from the FAS Project on Government Secrecy
Volume 2012, Issue No. 97
September 24, 2012

Secrecy News Blog:


Fifty years ago, the President's Foreign Intelligence Advisory Board (PFIAB) urged President John F. Kennedy to take "drastic action" against whoever had leaked classified intelligence information to a New York Times reporter. The Board also suggested that the CIA be empowered domestically to track down such leaks.

The PFIAB recommendations to President Kennedy were memorialized in an August 1, 1962 report that established a template for future efforts to combat leaks, up to the present day. The report stated:

The PFIAB recommendations were declassified as part of the JFK Assassination Records Collection, and were reprinted in a new history of PFIAB called "Privileged and Confidential" by the late Kenneth M. Absher, et al.

The recommendations were presented to President Kennedy at an August 1, 1962 meeting that was recorded and transcribed. Excerpts were published in "J.F.K. Turns to the C.I.A. to Plug a Leak" by Tim Weiner, New York Times, July 1, 2007:

The news story containing classified intelligence information that prompted the PFIAB's fury was "Soviet Missiles Protected in 'Hardened' Positions" by Hanson W. Baldwin, New York Times, July 26, 1962.

It is not known whether or to what extent the PFIAB recommendations were acted upon, and there is no indication that the source of the Times story was ever identified.

Needless to say, the prevalence of leaks was not discernibly affected by any actions to deter them that were taken by the Kennedy Administration or its successors. Still, the 1962 PFIAB recommendations defined options for combating leaks of classified information that would be reiterated time and again in the years to come.

"All contacts with any element of the news media in which classified National Security Council matters or classified intelligence information are discussed will require the advance approval of a senior official," ordered President Reagan in his 1982 directive NSDD-19, echoing the third PFIAB recommendation above.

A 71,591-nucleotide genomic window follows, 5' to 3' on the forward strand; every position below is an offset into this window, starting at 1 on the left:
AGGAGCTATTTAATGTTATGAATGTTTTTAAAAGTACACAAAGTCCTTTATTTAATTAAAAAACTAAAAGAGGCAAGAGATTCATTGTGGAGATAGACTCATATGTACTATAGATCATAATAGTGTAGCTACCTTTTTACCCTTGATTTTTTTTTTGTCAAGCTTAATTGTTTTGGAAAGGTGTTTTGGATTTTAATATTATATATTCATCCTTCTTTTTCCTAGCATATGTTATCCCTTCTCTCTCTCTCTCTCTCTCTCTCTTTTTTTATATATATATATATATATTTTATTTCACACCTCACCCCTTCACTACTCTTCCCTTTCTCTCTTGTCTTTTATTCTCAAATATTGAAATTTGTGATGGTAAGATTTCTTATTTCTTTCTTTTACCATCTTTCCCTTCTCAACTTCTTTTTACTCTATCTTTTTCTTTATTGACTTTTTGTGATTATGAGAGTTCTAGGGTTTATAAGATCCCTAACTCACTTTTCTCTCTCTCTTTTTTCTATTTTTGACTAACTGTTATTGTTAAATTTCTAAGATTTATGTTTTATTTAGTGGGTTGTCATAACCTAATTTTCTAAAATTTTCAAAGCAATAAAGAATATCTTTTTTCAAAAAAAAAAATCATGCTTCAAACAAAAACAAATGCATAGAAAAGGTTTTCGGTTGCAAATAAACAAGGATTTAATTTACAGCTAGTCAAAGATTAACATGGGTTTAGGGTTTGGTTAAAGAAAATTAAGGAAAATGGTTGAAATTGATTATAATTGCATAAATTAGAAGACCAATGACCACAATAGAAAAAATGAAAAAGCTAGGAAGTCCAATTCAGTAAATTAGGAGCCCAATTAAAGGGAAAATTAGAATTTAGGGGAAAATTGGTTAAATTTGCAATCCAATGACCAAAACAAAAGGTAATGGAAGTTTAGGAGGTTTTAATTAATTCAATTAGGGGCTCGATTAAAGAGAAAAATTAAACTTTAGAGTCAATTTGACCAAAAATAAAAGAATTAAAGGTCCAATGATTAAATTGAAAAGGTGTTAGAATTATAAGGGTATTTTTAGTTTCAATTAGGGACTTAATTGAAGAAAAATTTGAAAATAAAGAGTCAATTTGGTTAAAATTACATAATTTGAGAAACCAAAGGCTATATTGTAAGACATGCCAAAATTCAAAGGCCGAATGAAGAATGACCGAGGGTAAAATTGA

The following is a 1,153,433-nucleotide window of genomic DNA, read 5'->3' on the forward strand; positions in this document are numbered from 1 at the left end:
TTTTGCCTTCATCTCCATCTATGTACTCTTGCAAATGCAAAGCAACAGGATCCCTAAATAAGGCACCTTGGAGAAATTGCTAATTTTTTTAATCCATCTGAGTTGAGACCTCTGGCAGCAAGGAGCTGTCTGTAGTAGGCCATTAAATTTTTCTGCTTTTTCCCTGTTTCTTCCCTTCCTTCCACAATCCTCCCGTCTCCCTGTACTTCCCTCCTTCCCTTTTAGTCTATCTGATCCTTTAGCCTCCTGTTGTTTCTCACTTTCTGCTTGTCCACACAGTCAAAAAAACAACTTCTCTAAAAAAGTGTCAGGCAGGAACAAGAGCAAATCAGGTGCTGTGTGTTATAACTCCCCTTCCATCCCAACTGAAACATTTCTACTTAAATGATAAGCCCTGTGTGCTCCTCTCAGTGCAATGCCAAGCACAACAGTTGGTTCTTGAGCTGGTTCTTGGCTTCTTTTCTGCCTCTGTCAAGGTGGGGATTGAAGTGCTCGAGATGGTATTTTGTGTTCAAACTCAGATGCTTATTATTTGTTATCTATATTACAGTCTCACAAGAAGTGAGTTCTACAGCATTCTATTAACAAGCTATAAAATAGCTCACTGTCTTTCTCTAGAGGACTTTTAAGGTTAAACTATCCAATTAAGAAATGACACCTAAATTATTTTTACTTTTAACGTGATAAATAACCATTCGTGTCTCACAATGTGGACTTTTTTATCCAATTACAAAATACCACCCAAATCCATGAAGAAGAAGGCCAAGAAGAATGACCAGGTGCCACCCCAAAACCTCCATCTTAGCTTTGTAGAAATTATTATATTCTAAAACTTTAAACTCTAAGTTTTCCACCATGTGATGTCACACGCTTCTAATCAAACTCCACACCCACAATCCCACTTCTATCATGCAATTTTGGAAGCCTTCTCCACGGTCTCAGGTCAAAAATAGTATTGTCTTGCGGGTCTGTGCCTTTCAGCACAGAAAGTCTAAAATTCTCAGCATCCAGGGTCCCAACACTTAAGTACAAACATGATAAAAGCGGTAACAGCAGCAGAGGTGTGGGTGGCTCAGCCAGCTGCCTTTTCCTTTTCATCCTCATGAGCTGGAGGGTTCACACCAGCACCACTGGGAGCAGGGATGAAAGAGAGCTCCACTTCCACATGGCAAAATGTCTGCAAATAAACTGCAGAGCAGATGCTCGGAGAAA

The pending anti-leak legislation that was introduced lately by the Senate Intelligence Committee also bears a family resemblance to the PFIAB menu of recommended actions.

In fact, the congressional intelligence committees appear to have internalized a PFIAB-like perspective to a surprising extent, and they have prioritized executive branch security interests above other considerations. While fiercely opposing leaks of classified information, the intelligence committees have had nothing to say about the subpoena of New York Times reporter James Risen or the ill-conceived prosecution of former NSA official Thomas Drake or similar actions which threaten values other than security, narrowly construed.


New products of the Congressional Research Service which Congress has not made publicly available include the following.

Instances of Use of United States Armed Forces Abroad, 1798-2012, updated September 19, 2012:

Airport Body Scanners: The Role of Advanced Imaging Technology in Airline Passenger Screening, September 20, 2012:

National Security and Emergency Preparedness Communications: A Summary of Executive Order 13618, September 19, 2012:

DHS Headquarters Consolidation Project: Issues for Congress, September 21, 2012:

Clean Water Act and Pollutant Total Maximum Daily Loads (TMDLs), September 21, 2012:

Temporary Assistance for Needy Families: Welfare Waivers, September 21, 2012:

U.S. Implementation of the Basel Capital Regulatory Framework, September 20, 2012:

Federal Tax Benefits for Manufacturing: Current Law, Legislative Proposals, and Issues for the 112th Congress, September 20, 2012:

Tax Gap, Tax Compliance, and Proposed Legislation in the 112th Congress, September 20, 2012:

Medigap: A Primer, September 19, 2012:

Laws Affecting the Federal Employees Health Benefits Program (FEHBP), September 19, 2012:

Salaries of Members of Congress: Recent Actions and Historical Tables, updated September 20, 2012:


Secrecy News is written by Steven Aftergood and published by the Federation of American Scientists.

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